New Eczema Treatment Fights Bacteria with More Bacteria
Microbiome produces natural antibiotics used to restore healthy balance on skin
(DENVER, Colorado) – Eczema is the most common skin condition worldwide. Without effective treatment options, patients must often suffer a lifetime of painful, itchy skin. In a new clinical trial, researchers at National Jewish Health are exploring a surprising new approach – fighting bacteria with more bacteria.
It may seem counterintuitive to apply bacteria to skin that is frequently plagued by bacterial infections, but the hope is that by applying good bacteria in a lotion to eczema patients’ skin, a healthy bacterial balance will be restored. “The beneficial bacteria actually make natural antibiotics that kill staph aureus, the bad bacteria on the skin,” said Donald Leung, MD, head of the Division of Pediatric Allergy & Immunology at National Jewish Health. “We know that eczema patients don’t have the good bacteria on their skin that’s needed to kill staph aureus.”
Patients apply the bacteria-infused lotion twice a day. Researchers are then able to analyze patients’ skin DNA to see if the bad bacteria have been reduced. “The goal is that we eliminate the bad bacteria on their skin altogether,” said Leung. “The cream helps to restore the natural balance of bacteria on the skin, which will help create the barrier skin has to keep harmful bacteria out.”
Leung says more research is needed, but the hope is that this will clear the skin of eczema patients, and ultimately lead to a long-term solution for those who suffer from eczema.
A new clinical trial at National Jewish Health uses lotion containing beneficial bacteria to fight the harmful bacteria on the skin of eczema patients. Researchers hope it will lead to a long-term solution for those suffering with the painful, itchy skin associated with the disease.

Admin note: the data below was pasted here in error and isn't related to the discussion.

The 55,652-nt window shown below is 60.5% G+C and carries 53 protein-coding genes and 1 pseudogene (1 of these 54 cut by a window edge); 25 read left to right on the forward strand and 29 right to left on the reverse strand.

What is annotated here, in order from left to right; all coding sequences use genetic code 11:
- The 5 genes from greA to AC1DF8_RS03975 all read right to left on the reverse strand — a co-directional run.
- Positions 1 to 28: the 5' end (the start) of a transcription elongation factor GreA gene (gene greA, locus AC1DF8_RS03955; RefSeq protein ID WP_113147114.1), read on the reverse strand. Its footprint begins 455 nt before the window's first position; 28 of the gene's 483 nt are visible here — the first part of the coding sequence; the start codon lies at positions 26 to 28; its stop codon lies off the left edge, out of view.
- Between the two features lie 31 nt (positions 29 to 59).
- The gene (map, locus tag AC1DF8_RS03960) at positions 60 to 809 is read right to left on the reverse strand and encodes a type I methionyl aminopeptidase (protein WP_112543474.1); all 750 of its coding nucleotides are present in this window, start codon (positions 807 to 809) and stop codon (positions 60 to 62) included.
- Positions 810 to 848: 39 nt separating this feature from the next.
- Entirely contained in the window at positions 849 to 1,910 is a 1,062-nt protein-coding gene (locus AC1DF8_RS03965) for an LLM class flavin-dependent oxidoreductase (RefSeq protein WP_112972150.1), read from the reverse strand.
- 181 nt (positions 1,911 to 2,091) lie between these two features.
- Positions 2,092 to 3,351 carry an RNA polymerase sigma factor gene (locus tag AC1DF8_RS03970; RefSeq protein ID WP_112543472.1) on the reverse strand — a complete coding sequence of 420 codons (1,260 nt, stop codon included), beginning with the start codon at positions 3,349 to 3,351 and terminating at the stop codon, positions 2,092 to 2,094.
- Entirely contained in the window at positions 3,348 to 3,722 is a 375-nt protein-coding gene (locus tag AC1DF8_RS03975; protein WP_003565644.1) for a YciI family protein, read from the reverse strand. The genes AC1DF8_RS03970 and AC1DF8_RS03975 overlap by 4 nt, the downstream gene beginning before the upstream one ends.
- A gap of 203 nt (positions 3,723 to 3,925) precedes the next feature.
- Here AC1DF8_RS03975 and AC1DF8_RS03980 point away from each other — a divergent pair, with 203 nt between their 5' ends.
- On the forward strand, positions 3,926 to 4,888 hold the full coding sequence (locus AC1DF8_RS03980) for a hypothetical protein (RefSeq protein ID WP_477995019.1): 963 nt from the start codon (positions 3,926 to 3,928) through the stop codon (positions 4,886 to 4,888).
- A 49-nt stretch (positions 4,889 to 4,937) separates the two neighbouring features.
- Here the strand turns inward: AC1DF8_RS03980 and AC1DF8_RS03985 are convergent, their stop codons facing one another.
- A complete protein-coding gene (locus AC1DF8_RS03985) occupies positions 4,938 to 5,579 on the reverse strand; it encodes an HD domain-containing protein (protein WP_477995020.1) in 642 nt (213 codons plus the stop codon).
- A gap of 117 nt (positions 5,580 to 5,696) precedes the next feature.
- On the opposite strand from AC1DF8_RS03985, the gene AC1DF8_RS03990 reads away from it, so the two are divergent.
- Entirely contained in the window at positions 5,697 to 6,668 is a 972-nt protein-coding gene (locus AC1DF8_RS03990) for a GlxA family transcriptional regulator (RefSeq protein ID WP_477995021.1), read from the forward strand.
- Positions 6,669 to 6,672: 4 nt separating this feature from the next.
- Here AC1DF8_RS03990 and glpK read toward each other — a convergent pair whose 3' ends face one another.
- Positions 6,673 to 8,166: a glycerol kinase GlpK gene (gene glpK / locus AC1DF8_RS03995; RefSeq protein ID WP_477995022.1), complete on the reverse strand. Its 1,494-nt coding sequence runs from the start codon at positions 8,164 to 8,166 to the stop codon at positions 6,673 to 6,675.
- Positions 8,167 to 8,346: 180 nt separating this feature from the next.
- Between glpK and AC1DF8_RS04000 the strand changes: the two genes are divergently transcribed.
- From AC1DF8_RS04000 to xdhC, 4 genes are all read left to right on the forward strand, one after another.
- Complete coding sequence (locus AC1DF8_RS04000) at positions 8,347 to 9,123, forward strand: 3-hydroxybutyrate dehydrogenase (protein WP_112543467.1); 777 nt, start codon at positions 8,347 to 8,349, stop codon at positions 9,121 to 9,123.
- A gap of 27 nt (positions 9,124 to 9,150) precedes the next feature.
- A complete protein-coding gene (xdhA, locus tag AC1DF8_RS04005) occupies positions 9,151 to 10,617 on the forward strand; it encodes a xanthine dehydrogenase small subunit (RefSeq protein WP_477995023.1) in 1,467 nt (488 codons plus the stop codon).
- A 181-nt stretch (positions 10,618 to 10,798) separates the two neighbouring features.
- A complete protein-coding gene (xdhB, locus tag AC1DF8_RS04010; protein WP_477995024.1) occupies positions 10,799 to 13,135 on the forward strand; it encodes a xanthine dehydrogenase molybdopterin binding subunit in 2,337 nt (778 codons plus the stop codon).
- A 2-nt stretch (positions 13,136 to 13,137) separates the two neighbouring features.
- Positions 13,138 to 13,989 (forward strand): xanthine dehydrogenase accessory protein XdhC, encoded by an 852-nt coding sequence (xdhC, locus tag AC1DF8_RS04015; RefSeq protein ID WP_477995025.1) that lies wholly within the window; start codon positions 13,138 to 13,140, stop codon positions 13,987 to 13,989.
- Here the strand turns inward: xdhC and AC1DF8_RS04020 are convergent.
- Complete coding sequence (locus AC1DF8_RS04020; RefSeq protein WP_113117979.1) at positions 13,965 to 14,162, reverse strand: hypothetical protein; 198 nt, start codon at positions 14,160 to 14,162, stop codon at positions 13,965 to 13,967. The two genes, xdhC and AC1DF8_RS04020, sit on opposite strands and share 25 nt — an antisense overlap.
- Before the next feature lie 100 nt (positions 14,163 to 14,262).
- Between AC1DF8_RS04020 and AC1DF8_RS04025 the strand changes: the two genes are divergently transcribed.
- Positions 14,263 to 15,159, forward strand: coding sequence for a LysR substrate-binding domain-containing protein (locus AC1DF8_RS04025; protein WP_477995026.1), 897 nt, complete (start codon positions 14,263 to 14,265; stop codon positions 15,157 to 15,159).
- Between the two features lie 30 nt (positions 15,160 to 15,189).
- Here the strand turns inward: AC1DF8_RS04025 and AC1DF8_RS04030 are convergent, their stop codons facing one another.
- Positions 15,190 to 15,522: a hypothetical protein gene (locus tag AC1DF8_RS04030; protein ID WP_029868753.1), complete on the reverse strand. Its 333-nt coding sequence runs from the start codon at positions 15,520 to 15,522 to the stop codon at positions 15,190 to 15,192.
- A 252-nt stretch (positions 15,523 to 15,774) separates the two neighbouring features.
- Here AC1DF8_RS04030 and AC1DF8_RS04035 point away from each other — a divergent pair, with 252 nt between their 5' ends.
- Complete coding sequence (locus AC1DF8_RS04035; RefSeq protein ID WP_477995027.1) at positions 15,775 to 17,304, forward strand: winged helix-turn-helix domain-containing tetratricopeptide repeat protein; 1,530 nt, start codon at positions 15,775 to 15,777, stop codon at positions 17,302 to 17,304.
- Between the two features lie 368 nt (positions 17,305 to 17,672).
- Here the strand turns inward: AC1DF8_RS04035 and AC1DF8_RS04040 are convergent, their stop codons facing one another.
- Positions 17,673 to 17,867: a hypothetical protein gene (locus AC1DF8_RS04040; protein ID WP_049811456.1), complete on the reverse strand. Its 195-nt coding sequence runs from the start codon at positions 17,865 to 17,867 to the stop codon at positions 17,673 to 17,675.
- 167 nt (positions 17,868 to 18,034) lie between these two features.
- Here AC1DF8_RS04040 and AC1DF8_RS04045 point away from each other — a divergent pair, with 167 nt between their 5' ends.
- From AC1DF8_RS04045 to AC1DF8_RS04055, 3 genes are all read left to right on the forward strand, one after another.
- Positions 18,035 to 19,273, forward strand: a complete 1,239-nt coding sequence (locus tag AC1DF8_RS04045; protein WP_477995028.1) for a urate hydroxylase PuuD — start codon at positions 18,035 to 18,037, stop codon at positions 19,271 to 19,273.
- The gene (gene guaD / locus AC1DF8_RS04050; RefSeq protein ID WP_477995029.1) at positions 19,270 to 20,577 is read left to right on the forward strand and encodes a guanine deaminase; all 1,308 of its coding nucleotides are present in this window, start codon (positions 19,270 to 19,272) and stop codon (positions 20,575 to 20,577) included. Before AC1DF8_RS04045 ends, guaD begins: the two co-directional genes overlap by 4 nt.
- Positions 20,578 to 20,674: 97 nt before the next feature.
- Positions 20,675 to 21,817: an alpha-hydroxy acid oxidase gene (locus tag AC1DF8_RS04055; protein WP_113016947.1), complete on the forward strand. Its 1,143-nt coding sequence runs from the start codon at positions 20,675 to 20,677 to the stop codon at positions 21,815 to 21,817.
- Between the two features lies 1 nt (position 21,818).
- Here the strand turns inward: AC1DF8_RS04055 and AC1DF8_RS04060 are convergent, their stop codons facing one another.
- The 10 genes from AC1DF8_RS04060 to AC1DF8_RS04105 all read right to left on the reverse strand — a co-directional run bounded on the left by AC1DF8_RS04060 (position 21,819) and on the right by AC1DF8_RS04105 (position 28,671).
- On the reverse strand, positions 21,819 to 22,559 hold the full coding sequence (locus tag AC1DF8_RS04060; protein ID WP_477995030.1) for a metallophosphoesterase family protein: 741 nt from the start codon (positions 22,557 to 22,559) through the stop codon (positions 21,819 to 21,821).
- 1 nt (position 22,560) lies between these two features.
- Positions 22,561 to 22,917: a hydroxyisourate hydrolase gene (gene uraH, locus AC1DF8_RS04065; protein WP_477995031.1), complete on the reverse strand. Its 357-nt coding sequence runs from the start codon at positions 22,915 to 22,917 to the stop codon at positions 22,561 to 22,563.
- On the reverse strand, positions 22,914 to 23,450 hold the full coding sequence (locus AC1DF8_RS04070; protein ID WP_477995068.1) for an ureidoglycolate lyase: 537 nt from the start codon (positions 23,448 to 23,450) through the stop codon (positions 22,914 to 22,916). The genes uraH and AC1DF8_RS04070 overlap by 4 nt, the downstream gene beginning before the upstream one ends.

Donald Leung, MD, speaks with a patient at National Jewish Health about her eczema symptoms. Dr. Leung is leading a clinical trial that uses lotion containing good bacteria to kill the harmful bacteria on the skin of eczema patients.
Cassandra Rodriguez walks with her son in a park near their home in Arvada, Co. She has suffered with eczema her whole life and recently participated in a clinical trial testing a lotion that uses good bacteria to kill harmful bacteria commonly found on the skin of those with eczema.
Skin DNA from eczema patients is tested for harmful bacteria in a lab at National Jewish Health. It’s part of a clinical trial for a natural eczema treatment that uses beneficial bacteria to address the biologic cause of the chronic skin disease.
A researcher at National Jewish Health uses technology called PCR to analyze the amount of harmful bacteria on DNA from an eczema patient’s skin. It’s part of a clinical trial to test a new lotion containing beneficial bacteria that kills bad bacteria on the skin.
Donald Leung, MD consults with a colleague at National Jewish Health. Dr. Leung is leading a clinical trial to test a skin lotion containing beneficial bacteria that kills harmful bacteria on the skin of eczema patients.